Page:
The CEO of OpenAI Inc., Sam Altman, expressed concerns about the potential risks associated with the rapid advancement of AI technology. However, he acknowledged that his company frequently deals with hazardous technology that could be utilized in harmful ways.
Altman has recently expressed concern about the potential for harm from increasingly powerful artificial intelligence technology. In an interview at the Bloomberg Technology Summit in San Francisco, he said global regulation can deal with big risks, but it shouldn’t be overdone.
OpenAI, maker of the wildly popular ChatGPT chatbot, is valued at more than $27 billion and is a leader in the booming field of backed AI companies. Altman talked about whether he would benefit financially from the success of OpenAI, saying “I have enough money” and was motivated by the potential benefits of the technology.
“This notion of having enough money is not something that is easy to convey to other people,” he said.
The CEO also said that he wants to promote human technological development with the help of artificial intelligence. “I think this is the most important step that humanity has to go through with technology,” Altman added. “And I really care about that.”
OpenAI is at the forefront of generative artificial intelligence technology, capable of generating text or images guided by just a few words of user prompts. The startup’s products — including ChatGPT and image generator Dall-E — have dazzled audiences. They’ve also helped spark a multibillion-dollar frenzy among venture capitalists and entrepreneurs racing to help lay the foundation for a new era of technology.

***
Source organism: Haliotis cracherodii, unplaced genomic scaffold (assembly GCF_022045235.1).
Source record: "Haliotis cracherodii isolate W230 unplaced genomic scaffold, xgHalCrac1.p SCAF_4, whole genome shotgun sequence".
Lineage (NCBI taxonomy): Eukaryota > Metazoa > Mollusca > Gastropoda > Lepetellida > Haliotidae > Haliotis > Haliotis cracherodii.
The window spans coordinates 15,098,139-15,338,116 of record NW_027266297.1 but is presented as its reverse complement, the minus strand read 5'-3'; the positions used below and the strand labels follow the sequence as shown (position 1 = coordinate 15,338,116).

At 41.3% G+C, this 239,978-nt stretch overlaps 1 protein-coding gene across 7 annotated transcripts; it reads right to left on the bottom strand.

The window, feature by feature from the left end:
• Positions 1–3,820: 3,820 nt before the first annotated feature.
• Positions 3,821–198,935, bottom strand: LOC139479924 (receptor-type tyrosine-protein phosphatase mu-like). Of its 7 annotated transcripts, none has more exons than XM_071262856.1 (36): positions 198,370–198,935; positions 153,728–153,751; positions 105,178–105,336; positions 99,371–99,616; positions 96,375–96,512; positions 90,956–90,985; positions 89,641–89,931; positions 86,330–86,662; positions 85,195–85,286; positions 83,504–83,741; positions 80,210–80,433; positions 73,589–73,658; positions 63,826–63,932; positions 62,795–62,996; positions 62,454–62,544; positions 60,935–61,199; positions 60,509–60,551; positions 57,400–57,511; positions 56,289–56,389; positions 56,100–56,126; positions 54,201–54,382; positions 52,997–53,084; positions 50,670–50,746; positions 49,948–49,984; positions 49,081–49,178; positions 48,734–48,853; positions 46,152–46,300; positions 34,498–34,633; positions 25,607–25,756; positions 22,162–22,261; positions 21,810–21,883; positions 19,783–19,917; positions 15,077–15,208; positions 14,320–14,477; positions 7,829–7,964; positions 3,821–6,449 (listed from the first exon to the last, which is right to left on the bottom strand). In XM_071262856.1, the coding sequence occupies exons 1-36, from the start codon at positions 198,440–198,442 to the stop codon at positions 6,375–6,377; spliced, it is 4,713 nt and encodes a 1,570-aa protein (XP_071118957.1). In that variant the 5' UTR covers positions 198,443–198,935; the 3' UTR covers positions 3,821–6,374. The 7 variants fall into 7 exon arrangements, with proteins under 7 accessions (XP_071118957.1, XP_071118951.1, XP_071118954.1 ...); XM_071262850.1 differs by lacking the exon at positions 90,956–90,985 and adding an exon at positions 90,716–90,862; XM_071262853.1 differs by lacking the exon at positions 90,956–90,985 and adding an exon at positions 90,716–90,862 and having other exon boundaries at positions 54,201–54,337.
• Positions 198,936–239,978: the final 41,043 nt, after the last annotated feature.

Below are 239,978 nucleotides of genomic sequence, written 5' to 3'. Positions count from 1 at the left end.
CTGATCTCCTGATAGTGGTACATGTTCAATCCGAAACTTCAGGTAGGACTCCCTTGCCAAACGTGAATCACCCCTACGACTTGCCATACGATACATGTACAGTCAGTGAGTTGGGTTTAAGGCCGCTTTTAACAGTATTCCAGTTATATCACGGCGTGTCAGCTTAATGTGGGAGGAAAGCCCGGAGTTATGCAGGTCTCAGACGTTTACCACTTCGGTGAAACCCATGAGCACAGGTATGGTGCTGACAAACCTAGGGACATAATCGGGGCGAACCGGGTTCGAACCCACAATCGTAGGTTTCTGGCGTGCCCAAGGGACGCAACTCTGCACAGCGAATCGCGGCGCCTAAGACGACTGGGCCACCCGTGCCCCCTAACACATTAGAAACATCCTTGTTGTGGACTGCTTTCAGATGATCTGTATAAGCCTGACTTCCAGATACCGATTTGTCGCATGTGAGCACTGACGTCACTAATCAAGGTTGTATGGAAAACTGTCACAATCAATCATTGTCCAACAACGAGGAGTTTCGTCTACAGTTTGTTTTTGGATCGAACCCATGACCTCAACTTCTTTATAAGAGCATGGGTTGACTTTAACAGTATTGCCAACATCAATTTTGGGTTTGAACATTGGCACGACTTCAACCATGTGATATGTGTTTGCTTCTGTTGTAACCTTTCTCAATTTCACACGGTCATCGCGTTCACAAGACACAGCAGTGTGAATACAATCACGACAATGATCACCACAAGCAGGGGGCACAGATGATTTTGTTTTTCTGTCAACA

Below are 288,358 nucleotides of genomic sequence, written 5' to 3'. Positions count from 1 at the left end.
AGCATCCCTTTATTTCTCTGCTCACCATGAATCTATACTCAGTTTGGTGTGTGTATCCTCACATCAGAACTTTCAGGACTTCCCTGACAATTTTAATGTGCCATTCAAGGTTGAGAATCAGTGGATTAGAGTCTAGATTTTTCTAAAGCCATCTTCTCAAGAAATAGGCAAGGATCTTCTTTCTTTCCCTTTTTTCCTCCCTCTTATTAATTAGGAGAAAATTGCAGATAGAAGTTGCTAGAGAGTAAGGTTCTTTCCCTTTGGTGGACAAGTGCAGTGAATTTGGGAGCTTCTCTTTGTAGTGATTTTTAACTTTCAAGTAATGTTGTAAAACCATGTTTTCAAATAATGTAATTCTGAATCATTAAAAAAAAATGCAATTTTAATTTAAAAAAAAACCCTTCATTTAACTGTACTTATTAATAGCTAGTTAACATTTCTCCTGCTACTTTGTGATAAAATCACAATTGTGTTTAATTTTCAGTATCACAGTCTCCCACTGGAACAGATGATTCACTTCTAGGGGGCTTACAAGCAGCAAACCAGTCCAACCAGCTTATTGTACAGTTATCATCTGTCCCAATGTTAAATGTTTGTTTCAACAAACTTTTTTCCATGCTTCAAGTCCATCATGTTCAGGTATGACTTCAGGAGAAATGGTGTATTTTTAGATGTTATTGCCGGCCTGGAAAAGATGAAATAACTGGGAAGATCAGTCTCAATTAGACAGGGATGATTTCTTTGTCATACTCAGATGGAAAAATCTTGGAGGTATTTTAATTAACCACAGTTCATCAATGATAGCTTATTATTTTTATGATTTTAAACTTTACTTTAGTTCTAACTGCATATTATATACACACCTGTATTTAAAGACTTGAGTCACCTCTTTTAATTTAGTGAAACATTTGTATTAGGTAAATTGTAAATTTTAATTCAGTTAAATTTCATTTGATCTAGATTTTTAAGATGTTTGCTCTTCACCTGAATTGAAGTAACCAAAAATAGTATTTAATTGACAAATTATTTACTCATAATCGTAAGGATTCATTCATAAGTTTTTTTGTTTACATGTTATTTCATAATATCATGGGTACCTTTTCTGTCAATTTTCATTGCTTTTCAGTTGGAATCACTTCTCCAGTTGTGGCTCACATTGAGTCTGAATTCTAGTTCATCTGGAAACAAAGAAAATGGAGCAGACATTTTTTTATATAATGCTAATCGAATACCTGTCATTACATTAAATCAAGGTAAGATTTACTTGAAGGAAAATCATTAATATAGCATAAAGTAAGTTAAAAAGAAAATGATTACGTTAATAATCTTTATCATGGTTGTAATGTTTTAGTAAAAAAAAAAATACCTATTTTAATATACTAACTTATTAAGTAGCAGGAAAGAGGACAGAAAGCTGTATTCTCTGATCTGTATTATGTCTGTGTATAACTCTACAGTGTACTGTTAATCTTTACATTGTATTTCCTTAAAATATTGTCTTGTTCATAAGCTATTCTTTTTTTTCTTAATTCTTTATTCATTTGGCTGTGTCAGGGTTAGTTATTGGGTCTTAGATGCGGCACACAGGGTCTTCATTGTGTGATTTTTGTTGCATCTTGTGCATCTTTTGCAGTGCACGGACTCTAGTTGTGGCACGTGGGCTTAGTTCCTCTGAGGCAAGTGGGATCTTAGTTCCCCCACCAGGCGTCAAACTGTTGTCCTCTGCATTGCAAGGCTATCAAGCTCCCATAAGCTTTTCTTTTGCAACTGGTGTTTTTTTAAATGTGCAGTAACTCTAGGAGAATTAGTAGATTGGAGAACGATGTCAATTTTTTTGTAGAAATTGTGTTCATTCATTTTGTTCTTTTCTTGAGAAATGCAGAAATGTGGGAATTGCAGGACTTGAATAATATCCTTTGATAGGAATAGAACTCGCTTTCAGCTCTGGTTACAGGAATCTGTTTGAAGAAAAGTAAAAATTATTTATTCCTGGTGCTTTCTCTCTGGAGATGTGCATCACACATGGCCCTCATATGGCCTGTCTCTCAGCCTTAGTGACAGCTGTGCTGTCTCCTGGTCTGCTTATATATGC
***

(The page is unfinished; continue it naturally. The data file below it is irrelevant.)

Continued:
To generate revenue, OpenAI gives companies access to the APIs needed to create their own apps that leverage its AI models. The company also sells access to a premium version of the chatbot called ChatGPT Plus. OpenAI does not publish data on total sales.
People familiar with the matter have said that Microsoft has invested a total of 13 billion dollars in the company. Much of that will be used to pay back Microsoft for using its Azure cloud network to train and run OpenAI’s models.
The speed and power of the fast-growing AI industry has spurred governments and regulators to try to put guardrails on its development. It’s a venture that Altman himself has championed.
Altman was one of the artificial intelligence experts who met with President Joe Biden this week in San Francisco. The CEO has traveled widely speaking about AI, including in Washington, D.C., where he told US senators that “if this technology goes wrong, it can go wrong.”
Major AI companies, including Microsoft Corp. and Alphabet Inc.’s Google, have pledged to participate in an independent public review of their systems. But the US is also seeking more extensive regulation. The Commerce Department announced earlier this year that it is considering rules that could require AI models to go through a certification process before release.
Last month, Altman signed a brief statement, backed by more than 350 leaders and scientists, that said reducing the risk of AI-induced extinction should be a global priority, alongside other societal risks such as pandemics and nuclear war.
Despite dire warnings from tech leaders, some AI researchers argue that AI is not advanced enough to warrant fears that it will destroy humanity, and that focusing on doomsday scenarios is just a distraction from issues like algorithmic bias, racism and the risk of rampant proliferation. disinformation.
OpenAI’s ChatGPT and Dall-E, both released last year, have inspired startups to incorporate AI into many industries, including financial services, consumer goods, healthcare and entertainment. Bloomberg Intelligence analyst Mandeep Singh estimates that the generative AI market could grow by 42 percent and reach $1.3 trillion by 2032.